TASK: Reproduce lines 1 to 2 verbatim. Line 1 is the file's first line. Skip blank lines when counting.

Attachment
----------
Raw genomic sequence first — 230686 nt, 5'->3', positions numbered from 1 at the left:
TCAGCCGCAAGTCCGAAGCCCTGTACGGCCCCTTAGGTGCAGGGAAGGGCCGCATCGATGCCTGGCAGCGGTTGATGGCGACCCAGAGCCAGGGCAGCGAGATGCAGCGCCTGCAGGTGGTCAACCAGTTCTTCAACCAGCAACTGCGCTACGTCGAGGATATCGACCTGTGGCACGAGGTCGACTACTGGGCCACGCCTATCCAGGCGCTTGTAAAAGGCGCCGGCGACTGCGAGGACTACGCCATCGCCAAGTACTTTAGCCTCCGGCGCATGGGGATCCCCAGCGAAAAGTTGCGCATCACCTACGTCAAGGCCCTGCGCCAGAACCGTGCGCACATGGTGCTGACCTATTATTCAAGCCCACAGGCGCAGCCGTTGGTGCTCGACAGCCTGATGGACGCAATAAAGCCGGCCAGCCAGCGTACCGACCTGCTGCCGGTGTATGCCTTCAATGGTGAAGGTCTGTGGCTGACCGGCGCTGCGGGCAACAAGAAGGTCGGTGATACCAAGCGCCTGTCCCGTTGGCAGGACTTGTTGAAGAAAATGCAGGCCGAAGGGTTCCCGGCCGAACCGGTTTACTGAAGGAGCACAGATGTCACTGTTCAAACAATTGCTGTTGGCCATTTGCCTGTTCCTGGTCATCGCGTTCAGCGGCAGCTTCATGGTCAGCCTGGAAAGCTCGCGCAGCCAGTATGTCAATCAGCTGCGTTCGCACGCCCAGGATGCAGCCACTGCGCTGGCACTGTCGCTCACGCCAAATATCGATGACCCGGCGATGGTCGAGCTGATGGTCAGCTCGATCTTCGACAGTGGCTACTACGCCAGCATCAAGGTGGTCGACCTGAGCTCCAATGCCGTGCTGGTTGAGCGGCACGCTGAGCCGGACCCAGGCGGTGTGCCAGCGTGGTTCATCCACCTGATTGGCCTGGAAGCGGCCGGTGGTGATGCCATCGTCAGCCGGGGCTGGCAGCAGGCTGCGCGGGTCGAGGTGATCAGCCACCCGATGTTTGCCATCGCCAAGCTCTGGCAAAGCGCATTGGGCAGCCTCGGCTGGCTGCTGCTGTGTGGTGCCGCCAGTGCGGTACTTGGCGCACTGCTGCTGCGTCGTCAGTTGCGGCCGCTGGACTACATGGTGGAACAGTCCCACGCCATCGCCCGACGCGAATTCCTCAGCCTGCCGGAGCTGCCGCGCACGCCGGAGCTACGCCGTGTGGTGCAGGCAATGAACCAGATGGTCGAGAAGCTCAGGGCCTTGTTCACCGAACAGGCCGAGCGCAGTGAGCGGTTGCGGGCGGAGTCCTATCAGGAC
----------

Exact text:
Raw genomic sequence first — 230686 nt, 5'->3', positions numbered from 1 at the left:
TCAGCCGCAAGTCCGAAGCCCTGTACGGCCCCTTAGGTGCAGGGAAGGGCCGCATCGATGCCTGGCAGCGGTTGATGGCGACCCAGAGCCAGGGCAGCGAGATGCAGCGCCTGCAGGTGGTCAACCAGTTCTTCAACCAGCAACTGCGCTACGTCGAGGATATCGACCTGTGGCACGAGGTCGACTACTGGGCCACGCCTATCCAGGCGCTTGTAAAAGGCGCCGGCGACTGCGAGGACTACGCCATCGCCAAGTACTTTAGCCTCCGGCGCATGGGGATCCCCAGCGAAAAGTTGCGCATCACCTACGTCAAGGCCCTGCGCCAGAACCGTGCGCACATGGTGCTGACCTATTATTCAAGCCCACAGGCGCAGCCGTTGGTGCTCGACAGCCTGATGGACGCAATAAAGCCGGCCAGCCAGCGTACCGACCTGCTGCCGGTGTATGCCTTCAATGGTGAAGGTCTGTGGCTGACCGGCGCTGCGGGCAACAAGAAGGTCGGTGATACCAAGCGCCTGTCCCGTTGGCAGGACTTGTTGAAGAAAATGCAGGCCGAAGGGTTCCCGGCCGAACCGGTTTACTGAAGGAGCACAGATGTCACTGTTCAAACAATTGCTGTTGGCCATTTGCCTGTTCCTGGTCATCGCGTTCAGCGGCAGCTTCATGGTCAGCCTGGAAAGCTCGCGCAGCCAGTATGTCAATCAGCTGCGTTCGCACGCCCAGGATGCAGCCACTGCGCTGGCACTGTCGCTCACGCCAAATATCGATGACCCGGCGATGGTCGAGCTGATGGTCAGCTCGATCTTCGACAGTGGCTACTACGCCAGCATCAAGGTGGTCGACCTGAGCTCCAATGCCGTGCTGGTTGAGCGGCACGCTGAGCCGGACCCAGGCGGTGTGCCAGCGTGGTTCATCCACCTGATTGGCCTGGAAGCGGCCGGTGGTGATGCCATCGTCAGCCGGGGCTGGCAGCAGGCTGCGCGGGTCGAGGTGATCAGCCACCCGATGTTTGCCATCGCCAAGCTCTGGCAAAGCGCATTGGGCAGCCTCGGCTGGCTGCTGCTGTGTGGTGCCGCCAGTGCGGTACTTGGCGCACTGCTGCTGCGTCGTCAGTTGCGGCCGCTGGACTACATGGTGGAACAGTCCCACGCCATCGCCCGACGCGAATTCCTCAGCCTGCCGGAGCTGCCGCGCACGCCGGAGCTACGCCGTGTGGTGCAGGCAATGAACCAGATGGTCGAGAAGCTCAGGGCCTTGTTCACCGAACAGGCCGAGCGCAGTGAGCGGTTGCGGGCGGAGTCCTATCAGGAC